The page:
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Leaving Strings Off....

Discussion in 'Basses [BG]' started by Ibanezist, May 3, 2003.

  1. Ibanezist


    Mar 24, 2002
    so I know your not supposed to leave the strings off a guitar, but I don't know exactly why. Does it mess up the necks bow and can it be fixed?:confused:
  2. do you mean leaving it with no strings at all? i never heard that was a bad idea. it might be undesirable to leave a bass with, say, just the E and A strings on and no D or G, since the neck would warp from uneven tension.
  3. Ibanezist


    Mar 24, 2002
    yeah I mean leaving it completely stringless.
  4. BassDodger

    BassDodger Guest

    Jul 14, 2002
    I'm no Luthier, but I would imagine that it's simply not a good idea to let any string intrument go too long without strings on them. That bow you have in the neck of the bass disappears when you remove the strings, so it seems logical that leaving them off for more than say...a day, then it *might* lead to probs down the road. No matter how cheaply a bass is made, I can assure you that making a neck is probably the hardest part- you simply can't just "widdle" a bass neck from your favorite wood. Alot of though and engineering has to be present there.

    I would think the MAIN reason for not doing would be temperature variances. It's never a good idea to subject a bass to extremes. Say you live up north and your playing a gig that's an hour away by car. It's 20 dgrees outside, but you and your bass are comfortable as you have the heat on in your car, as you did in the house. Leaving the bass in it's case OUTSIDE when you unload for more than 20 mintues is dangerous to the neck. I think that doing this WITHOUT strings would amplify that danger.
  5. no, it should be fine. you might want to loosen the strings halfway, let it sit for an hour, and then take them off so the change in tension isn't so sudden. but leaving them off for a long time is no big deal. think about it, there are tons of necks sitting in warehouses around the world with no strings on them, or even bodies for that matter.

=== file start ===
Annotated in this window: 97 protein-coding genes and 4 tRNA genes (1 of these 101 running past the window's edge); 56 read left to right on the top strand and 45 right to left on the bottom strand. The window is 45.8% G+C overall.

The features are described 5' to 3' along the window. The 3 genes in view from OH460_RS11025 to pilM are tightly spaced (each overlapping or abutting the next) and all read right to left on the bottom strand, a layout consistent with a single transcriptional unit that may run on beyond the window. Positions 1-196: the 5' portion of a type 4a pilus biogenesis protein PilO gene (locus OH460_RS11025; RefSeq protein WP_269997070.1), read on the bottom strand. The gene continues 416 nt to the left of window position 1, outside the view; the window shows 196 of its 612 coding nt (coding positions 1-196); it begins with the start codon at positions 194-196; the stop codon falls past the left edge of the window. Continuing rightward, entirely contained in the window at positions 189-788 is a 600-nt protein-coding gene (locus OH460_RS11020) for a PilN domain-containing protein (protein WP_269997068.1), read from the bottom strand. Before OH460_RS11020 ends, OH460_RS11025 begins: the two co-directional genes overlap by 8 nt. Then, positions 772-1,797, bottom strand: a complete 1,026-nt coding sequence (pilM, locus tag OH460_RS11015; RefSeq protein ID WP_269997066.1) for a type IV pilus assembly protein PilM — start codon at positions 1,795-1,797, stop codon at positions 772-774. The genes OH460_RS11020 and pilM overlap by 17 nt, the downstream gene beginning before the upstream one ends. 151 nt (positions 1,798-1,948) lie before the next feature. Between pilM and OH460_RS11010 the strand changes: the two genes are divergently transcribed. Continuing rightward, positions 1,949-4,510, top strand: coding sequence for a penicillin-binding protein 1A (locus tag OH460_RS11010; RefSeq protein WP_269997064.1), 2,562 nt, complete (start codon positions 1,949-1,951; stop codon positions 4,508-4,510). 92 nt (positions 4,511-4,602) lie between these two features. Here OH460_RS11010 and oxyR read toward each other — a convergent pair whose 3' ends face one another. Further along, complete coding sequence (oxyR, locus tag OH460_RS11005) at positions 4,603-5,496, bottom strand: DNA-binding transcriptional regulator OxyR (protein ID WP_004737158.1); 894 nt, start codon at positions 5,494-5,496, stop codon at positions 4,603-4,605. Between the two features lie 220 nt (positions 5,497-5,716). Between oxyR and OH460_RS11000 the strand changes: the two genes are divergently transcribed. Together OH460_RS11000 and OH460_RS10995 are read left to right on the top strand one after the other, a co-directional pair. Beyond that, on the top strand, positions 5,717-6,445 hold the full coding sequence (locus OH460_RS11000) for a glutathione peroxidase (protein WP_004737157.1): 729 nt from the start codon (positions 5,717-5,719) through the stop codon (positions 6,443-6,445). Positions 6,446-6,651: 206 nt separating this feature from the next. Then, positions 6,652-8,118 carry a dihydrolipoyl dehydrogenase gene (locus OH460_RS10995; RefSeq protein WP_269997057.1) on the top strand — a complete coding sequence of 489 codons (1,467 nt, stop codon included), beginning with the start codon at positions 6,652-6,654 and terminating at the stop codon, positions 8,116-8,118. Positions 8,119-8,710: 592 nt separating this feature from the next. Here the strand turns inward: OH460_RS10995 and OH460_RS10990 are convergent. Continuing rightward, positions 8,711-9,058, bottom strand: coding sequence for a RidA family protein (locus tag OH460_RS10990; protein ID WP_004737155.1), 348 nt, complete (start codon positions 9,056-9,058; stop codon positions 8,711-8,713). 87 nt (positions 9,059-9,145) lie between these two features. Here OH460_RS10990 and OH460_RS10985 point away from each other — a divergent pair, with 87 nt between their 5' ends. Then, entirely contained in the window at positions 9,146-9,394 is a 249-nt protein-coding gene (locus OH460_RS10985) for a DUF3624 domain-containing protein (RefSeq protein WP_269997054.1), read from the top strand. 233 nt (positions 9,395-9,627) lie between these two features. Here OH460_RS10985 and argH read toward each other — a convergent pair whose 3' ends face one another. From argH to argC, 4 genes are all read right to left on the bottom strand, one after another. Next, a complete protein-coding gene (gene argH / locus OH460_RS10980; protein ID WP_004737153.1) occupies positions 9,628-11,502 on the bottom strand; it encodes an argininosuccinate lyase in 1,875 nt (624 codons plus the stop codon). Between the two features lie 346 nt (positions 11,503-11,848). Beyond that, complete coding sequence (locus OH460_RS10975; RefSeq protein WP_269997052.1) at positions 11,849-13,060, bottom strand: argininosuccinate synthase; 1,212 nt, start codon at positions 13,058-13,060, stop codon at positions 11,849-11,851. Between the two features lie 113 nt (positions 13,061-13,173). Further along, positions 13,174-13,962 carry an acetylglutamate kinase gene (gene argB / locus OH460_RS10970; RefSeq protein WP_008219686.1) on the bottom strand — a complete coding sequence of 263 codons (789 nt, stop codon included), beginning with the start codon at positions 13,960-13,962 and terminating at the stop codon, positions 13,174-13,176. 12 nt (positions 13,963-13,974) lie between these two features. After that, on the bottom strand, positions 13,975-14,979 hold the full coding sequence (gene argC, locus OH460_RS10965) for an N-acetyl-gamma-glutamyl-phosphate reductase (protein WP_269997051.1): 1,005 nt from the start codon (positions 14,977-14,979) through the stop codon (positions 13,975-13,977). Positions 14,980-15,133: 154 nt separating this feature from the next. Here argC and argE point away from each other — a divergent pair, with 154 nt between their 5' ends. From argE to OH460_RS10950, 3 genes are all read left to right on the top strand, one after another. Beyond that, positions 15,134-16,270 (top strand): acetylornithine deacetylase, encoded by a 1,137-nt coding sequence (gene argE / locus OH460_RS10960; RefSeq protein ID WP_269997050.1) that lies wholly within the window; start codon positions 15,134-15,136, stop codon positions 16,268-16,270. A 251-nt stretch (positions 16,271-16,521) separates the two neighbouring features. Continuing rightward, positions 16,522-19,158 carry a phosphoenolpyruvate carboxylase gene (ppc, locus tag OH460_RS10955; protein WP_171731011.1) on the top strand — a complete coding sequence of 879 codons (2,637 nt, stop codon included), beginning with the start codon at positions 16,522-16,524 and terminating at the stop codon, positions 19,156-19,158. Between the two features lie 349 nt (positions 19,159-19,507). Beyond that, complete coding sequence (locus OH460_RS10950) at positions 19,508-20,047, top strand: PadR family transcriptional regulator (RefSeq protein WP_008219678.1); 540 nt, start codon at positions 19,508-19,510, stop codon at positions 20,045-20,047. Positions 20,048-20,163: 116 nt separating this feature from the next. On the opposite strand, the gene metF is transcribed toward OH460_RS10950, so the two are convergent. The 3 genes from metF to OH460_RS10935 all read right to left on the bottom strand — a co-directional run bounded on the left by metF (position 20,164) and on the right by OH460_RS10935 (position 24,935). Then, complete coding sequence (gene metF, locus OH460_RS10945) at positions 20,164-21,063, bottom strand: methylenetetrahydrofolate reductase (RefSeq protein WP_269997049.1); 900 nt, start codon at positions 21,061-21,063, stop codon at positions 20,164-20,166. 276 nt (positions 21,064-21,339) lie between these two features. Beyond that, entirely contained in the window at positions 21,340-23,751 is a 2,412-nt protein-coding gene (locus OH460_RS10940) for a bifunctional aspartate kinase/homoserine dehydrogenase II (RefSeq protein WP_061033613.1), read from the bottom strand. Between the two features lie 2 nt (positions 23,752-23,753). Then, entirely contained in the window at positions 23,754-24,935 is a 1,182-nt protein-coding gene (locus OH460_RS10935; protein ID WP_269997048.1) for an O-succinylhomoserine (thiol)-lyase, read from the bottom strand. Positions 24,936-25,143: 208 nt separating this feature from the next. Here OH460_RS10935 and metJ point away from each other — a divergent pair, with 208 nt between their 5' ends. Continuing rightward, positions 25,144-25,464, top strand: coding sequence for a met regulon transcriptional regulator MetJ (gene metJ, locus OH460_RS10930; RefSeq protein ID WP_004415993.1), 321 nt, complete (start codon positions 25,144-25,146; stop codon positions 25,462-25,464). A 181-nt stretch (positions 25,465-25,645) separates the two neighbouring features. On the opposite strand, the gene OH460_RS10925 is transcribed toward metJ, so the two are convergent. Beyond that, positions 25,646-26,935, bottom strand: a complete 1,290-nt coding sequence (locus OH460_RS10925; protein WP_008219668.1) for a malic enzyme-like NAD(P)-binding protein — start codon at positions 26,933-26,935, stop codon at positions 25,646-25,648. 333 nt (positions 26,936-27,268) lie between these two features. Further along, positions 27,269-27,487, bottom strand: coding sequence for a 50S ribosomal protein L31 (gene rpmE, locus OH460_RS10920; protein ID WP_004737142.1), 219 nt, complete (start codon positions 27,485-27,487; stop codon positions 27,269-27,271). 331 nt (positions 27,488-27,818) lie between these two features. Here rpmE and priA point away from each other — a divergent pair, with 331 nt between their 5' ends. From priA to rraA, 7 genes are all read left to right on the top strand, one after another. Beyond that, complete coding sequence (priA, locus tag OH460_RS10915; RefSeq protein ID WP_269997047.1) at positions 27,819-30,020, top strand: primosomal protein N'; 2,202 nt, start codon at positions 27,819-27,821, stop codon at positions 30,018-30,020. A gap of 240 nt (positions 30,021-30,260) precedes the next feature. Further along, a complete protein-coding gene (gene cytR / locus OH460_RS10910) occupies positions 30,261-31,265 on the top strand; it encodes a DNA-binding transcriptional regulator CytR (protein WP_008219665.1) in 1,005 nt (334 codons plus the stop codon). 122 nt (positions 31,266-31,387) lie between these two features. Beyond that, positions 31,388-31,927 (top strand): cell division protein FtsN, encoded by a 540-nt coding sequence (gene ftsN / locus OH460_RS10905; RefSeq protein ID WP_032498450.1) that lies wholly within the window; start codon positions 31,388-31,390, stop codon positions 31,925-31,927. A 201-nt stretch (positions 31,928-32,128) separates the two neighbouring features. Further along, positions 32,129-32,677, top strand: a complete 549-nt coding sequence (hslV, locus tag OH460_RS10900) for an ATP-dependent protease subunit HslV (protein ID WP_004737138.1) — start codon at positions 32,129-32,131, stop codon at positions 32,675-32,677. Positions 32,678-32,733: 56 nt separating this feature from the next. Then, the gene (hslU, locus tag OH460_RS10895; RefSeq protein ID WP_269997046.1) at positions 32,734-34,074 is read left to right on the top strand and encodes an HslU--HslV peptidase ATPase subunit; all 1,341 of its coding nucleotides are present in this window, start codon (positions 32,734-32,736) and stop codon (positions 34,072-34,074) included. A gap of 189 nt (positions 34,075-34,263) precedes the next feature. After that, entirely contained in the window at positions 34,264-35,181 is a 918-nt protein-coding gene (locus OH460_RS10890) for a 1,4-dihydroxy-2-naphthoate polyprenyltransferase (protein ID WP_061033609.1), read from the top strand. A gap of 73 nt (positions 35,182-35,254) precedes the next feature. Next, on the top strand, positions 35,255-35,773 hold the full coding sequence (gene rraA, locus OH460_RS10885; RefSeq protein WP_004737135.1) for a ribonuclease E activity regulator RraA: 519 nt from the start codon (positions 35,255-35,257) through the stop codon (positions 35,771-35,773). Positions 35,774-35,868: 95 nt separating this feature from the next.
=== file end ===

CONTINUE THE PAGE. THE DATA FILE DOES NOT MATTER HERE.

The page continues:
6. HeavyDuty

    HeavyDuty Supporting Curmudgeon Staff Member Gold Supporting Member

    Jun 26, 2000
    Suburban Chicago, IL
    I'd loosen the trussrod to prevent overbow...
  7. Joelc73

    Joelc73 Supporting Member

    Nov 13, 2000
    New York
    I agree. Take all of the tension off of the neck by lossening the truss rod and you should be fine.

    I learned this lesson the hard way about ten years ago with a mid eighty's Hamer.
  8. Peter Parker

    Peter Parker Banned

    Jun 10, 2001
    I would say not to do it. It's true there are necks all over the world with no strings or bodies but they have never had strings on them. Once that wood is used to having tension it's a bad idea to change that. I've seen necks ruined because the strings were off for a couple weeks even with the truss rod loosened. That's why many people when they change their strings do it one string at a time. I believe wood has a sort of memory and it's best not to tamper with.
  9. CS Bass

    CS Bass

    Feb 18, 2003
    I always change all my strings at the same time. The strings are off for more than an hour or so while I clean everything.
  10. If you're talking about taking the strings off and leaving it that way for an extented period of time, it's a stupid idea. I can tell you first hand. I did that to one of my basses, left the strings off for about 3 months, and when I decided to set it up and start playing it again, the neck had such a bad bow that I had to take it to have some work done to it. I relesaed the tension as someone mentioned, but that didn't seem to do anything. Long story short, I had the neck fixed for a minimal cost, but the downside is now I have to play with heavier strings so that the tension will keep the neck from bowing. I would seriously not recommend ever taking the strings off for any extended period of time unless maybe it's a graphite neck that ill affected by these type of things.